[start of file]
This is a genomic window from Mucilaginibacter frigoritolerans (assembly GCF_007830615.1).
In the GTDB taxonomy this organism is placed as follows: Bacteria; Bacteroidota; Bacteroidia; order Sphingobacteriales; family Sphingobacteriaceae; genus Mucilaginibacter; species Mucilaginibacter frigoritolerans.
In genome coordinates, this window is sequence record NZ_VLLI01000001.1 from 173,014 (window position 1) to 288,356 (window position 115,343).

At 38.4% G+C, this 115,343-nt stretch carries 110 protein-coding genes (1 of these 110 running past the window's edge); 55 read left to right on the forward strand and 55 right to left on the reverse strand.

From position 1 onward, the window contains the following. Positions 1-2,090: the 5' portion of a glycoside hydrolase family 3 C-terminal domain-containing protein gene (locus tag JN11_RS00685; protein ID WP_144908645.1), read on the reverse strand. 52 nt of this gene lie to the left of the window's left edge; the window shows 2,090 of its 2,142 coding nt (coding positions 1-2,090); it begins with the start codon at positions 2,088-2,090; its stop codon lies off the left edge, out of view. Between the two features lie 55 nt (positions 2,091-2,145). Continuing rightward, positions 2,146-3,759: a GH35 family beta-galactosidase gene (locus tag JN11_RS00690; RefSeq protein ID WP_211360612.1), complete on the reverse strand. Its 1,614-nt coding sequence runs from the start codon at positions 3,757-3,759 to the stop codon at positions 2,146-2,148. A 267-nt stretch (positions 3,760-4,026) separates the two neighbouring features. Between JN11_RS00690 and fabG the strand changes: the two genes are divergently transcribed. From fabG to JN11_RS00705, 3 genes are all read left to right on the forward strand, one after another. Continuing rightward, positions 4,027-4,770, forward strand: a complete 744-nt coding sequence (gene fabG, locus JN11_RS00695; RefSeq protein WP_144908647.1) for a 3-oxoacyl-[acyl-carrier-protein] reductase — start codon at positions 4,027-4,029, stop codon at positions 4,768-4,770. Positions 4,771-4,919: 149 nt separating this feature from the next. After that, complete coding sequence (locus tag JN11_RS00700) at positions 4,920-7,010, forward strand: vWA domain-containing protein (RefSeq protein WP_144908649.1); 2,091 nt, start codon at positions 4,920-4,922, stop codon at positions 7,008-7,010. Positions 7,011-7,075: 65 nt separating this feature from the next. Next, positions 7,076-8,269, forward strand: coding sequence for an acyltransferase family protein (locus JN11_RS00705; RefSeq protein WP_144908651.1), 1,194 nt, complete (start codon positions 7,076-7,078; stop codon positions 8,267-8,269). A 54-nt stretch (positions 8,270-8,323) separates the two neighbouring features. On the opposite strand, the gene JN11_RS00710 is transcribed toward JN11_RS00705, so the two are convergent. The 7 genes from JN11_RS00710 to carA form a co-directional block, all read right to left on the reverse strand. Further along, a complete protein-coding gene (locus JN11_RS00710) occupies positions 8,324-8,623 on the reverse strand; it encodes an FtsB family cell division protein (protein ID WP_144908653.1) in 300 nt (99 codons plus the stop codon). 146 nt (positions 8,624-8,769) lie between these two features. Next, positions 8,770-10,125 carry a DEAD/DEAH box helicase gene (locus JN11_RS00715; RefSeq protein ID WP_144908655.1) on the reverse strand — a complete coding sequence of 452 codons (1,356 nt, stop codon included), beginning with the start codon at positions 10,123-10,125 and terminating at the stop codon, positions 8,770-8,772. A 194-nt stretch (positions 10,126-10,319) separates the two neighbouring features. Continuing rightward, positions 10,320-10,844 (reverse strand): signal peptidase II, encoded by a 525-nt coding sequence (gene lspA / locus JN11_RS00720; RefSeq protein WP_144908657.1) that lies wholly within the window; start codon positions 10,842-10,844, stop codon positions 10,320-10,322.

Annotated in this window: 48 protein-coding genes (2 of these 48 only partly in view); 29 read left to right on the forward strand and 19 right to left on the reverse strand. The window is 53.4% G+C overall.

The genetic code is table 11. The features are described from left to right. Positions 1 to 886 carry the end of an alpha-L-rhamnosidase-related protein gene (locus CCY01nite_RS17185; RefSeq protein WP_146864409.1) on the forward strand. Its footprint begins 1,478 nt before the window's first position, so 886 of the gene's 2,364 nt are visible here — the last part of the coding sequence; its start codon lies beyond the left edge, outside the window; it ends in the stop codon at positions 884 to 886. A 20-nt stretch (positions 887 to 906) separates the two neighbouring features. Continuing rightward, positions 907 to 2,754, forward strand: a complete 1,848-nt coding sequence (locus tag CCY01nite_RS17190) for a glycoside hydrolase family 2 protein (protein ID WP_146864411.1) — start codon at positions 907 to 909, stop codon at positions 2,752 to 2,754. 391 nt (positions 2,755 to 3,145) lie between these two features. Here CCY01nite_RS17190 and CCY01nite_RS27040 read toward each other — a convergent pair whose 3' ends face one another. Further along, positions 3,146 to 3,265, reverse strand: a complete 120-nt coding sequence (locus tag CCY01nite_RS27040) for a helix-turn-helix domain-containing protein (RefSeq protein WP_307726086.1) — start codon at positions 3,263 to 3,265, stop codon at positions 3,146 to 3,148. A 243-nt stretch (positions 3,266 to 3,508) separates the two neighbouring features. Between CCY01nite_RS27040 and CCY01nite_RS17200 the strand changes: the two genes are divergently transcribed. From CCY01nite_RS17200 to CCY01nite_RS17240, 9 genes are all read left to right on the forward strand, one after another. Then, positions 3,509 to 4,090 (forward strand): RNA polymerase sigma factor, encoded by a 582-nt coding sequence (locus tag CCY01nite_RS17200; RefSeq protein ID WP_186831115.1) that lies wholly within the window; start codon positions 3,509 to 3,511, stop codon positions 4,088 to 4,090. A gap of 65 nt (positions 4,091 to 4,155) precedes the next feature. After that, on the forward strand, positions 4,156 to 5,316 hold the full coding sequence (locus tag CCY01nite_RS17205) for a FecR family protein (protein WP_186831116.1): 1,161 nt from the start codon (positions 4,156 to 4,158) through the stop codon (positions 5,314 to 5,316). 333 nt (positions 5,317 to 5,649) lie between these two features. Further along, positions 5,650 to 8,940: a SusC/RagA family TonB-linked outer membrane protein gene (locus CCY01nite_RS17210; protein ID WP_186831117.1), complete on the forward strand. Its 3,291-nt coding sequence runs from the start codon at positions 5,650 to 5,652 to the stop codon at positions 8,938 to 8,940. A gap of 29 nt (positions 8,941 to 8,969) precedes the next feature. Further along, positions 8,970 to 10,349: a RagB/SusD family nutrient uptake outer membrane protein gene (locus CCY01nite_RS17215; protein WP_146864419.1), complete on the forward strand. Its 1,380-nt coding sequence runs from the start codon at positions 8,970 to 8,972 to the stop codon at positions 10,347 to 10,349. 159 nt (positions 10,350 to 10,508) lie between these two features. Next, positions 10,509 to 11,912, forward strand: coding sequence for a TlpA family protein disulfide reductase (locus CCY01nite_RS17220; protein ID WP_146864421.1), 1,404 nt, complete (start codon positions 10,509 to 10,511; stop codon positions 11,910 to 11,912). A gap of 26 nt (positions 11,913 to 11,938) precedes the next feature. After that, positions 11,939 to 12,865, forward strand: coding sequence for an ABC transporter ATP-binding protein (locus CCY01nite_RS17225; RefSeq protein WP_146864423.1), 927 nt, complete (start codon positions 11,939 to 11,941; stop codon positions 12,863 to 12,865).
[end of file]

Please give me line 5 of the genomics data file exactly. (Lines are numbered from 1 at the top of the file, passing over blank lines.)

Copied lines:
From position 1 onward, the window contains the following. Positions 1-2,090: the 5' portion of a glycoside hydrolase family 3 C-terminal domain-containing protein gene (locus tag JN11_RS00685; protein ID WP_144908645.1), read on the reverse strand. 52 nt of this gene lie to the left of the window's left edge; the window shows 2,090 of its 2,142 coding nt (coding positions 1-2,090); it begins with the start codon at positions 2,088-2,090; its stop codon lies off the left edge, out of view. Between the two features lie 55 nt (positions 2,091-2,145). Continuing rightward, positions 2,146-3,759: a GH35 family beta-galactosidase gene (locus tag JN11_RS00690; RefSeq protein ID WP_211360612.1), complete on the reverse strand. Its 1,614-nt coding sequence runs from the start codon at positions 3,757-3,759 to the stop codon at positions 2,146-2,148. A 267-nt stretch (positions 3,760-4,026) separates the two neighbouring features. Between JN11_RS00690 and fabG the strand changes: the two genes are divergently transcribed. From fabG to JN11_RS00705, 3 genes are all read left to right on the forward strand, one after another. Continuing rightward, positions 4,027-4,770, forward strand: a complete 744-nt coding sequence (gene fabG, locus JN11_RS00695; RefSeq protein WP_144908647.1) for a 3-oxoacyl-[acyl-carrier-protein] reductase — start codon at positions 4,027-4,029, stop codon at positions 4,768-4,770. Positions 4,771-4,919: 149 nt separating this feature from the next. After that, complete coding sequence (locus tag JN11_RS00700) at positions 4,920-7,010, forward strand: vWA domain-containing protein (RefSeq protein WP_144908649.1); 2,091 nt, start codon at positions 4,920-4,922, stop codon at positions 7,008-7,010. Positions 7,011-7,075: 65 nt separating this feature from the next. Next, positions 7,076-8,269, forward strand: coding sequence for an acyltransferase family protein (locus JN11_RS00705; RefSeq protein WP_144908651.1), 1,194 nt, complete (start codon positions 7,076-7,078; stop codon positions 8,267-8,269). A 54-nt stretch (positions 8,270-8,323) separates the two neighbouring features. On the opposite strand, the gene JN11_RS00710 is transcribed toward JN11_RS00705, so the two are convergent. The 7 genes from JN11_RS00710 to carA form a co-directional block, all read right to left on the reverse strand. Further along, a complete protein-coding gene (locus JN11_RS00710) occupies positions 8,324-8,623 on the reverse strand; it encodes an FtsB family cell division protein (protein ID WP_144908653.1) in 300 nt (99 codons plus the stop codon). 146 nt (positions 8,624-8,769) lie between these two features. Next, positions 8,770-10,125 carry a DEAD/DEAH box helicase gene (locus JN11_RS00715; RefSeq protein ID WP_144908655.1) on the reverse strand — a complete coding sequence of 452 codons (1,356 nt, stop codon included), beginning with the start codon at positions 10,123-10,125 and terminating at the stop codon, positions 8,770-8,772. A 194-nt stretch (positions 10,126-10,319) separates the two neighbouring features. Continuing rightward, positions 10,320-10,844 (reverse strand): signal peptidase II, encoded by a 525-nt coding sequence (gene lspA / locus JN11_RS00720; RefSeq protein WP_144908657.1) that lies wholly within the window; start codon positions 10,842-10,844, stop codon positions 10,320-10,322.